Recent gains in sales, exports and the return of production to the United States have boosted the confidence of Minnesota manufacturers to the highest level in five years, according to findings released Thursday from Enterprise Minnesota.
Its sixth annual State of Manufacturing report detailed responses from 400 executive surveys and 14 focus groups from around the state. The consulting firm found that Minnesota factory managers are the most upbeat since the recession-gripped days of 2009.
“Overall, 84 percent of executives say they are confident about the future of their firms,” said Enterprise Minnesota CEO Bob Kill during an interview with the Star Tribune.
Kill and state officials shared the news with 400 manufacturers, college officials and state economic development leaders Thursday at the Minneapolis Convention Center. Report authors also will hit the road and hold industry briefings about the findings through June 13. The briefings are scheduled at Eveleth, Grand Rapids, Brainerd, St. Cloud, Alexandria, Mankato, Albert Lea, Winona, Red Wing, Owatonna, Rochester, Elk River, Litchfield and Fergus Falls.
This year’s report echoes the findings of recent employment and production reports issued by the Institute of Supply Managers and Creighton University. Those surveys, released last week, signaled that the manufacturing sector across the U.S. and Midwest continues to grow and could be experiencing its strongest recovery in years.
There were positive surprises in Thursday’s Enterprise Minnesota report. Many Minnesota factory executives said they plan to raise wages for the first time since the Great Recession. “And we also see a slight uptick in expected gross revenues and profitability for 2014,” said Rob Autry, the Public Opinion Strategies pollster who conducted the surveys and focus groups for Enterprise Minnesota.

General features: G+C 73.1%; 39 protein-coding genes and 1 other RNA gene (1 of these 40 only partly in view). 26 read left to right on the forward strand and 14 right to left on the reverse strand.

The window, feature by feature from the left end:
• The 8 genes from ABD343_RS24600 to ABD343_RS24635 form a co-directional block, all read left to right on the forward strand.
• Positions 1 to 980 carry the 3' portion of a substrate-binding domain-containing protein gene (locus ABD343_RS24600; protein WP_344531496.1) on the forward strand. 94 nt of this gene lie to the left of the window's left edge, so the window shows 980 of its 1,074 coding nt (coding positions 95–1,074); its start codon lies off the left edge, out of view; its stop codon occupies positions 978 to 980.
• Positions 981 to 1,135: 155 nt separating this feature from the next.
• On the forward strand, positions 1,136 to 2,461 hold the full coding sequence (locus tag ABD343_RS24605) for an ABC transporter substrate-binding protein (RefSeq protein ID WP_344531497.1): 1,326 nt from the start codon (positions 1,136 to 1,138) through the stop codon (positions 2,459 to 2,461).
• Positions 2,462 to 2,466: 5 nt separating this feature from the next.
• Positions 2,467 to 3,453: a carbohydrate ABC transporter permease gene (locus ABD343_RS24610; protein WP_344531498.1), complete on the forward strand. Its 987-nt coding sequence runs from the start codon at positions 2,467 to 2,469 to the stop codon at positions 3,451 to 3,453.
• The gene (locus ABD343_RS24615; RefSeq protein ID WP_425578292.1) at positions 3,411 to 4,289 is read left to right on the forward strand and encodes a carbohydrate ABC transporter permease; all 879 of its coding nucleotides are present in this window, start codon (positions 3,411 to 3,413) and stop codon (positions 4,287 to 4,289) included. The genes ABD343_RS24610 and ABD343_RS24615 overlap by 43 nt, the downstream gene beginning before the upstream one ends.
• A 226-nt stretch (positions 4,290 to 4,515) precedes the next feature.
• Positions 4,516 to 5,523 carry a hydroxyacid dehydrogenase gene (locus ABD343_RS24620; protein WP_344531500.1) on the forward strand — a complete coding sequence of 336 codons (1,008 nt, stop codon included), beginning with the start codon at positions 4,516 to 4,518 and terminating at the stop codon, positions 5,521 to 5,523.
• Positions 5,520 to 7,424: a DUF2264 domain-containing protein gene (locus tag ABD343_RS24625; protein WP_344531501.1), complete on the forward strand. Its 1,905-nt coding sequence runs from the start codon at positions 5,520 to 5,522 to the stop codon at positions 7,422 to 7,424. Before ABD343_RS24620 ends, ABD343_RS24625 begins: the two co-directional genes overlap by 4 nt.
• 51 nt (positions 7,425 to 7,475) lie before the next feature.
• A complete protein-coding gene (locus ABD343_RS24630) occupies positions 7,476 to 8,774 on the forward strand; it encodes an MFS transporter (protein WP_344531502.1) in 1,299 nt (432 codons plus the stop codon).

Part of the sales increase was credited to the return of manufacturing to the United States. Officials from Alliant Castings in Winona and from the Eden Prairie-based 3-D printing firm Stratasys, told Enterprise Minnesota that product orders recently grew because customers abandoned overseas contract suppliers for Minnesota firms’ quick-turn work that slashed shipping costs and delivery schedules. Alliant, in particular, is seeing is business come back from Italy and Germany.
That theme was pervasive this year, Kill said. “Some 24 percent of our respondents said they have experienced it and gained new business from reshoring. Last year it was less than 20 percent. And here’s an interesting statistic: This year, 34 percent of companies with $5 million or more in revenues experienced reshoring. So this is a big opportunity.”
Generally, the Enterprise Minnesota survey found that larger firms were more upbeat about a range of factors.
However, the survey also found that the number of “very confident” factory executives rose to 36 percent from 28 percent a year ago, regardless of company size. And only 7 percent of survey respondents said they worried about a U.S. recession, compared to 15 percent a year ago and “the lowest number the survey has ever recorded,” Kill said.
While the report signifies a better mood among Minnesota producers, it didn’t find complete satisfaction. About 54 percent of those surveyed expect the U.S. economy to be flat this year while just 37 percent expected nationwide growth.
Separately, 59 percent of survey respondents listed health care costs as their “top concern.”
Interestingly, factory managers were not the only ones fretting. Surveyed managers shared tales of recent job candidates who were more intrigued by their company’s offer of health insurance than salary. As a result, “health care is now the dominant factor in recruiting [and retaining] the best talent over salary and wage by almost 20 percentage points,” the report said.
While most firms said they planned to hire and raise wages this year, two-thirds complained that they still struggle to find enough skilled workers to run automated, robotic and high-tech manufacturing equipment. The shortage “continues to grow,” especially in outstate Minnesota, 75 percent of responding plant managers said. Engineers, welders and drafters are among the toughest workers to find.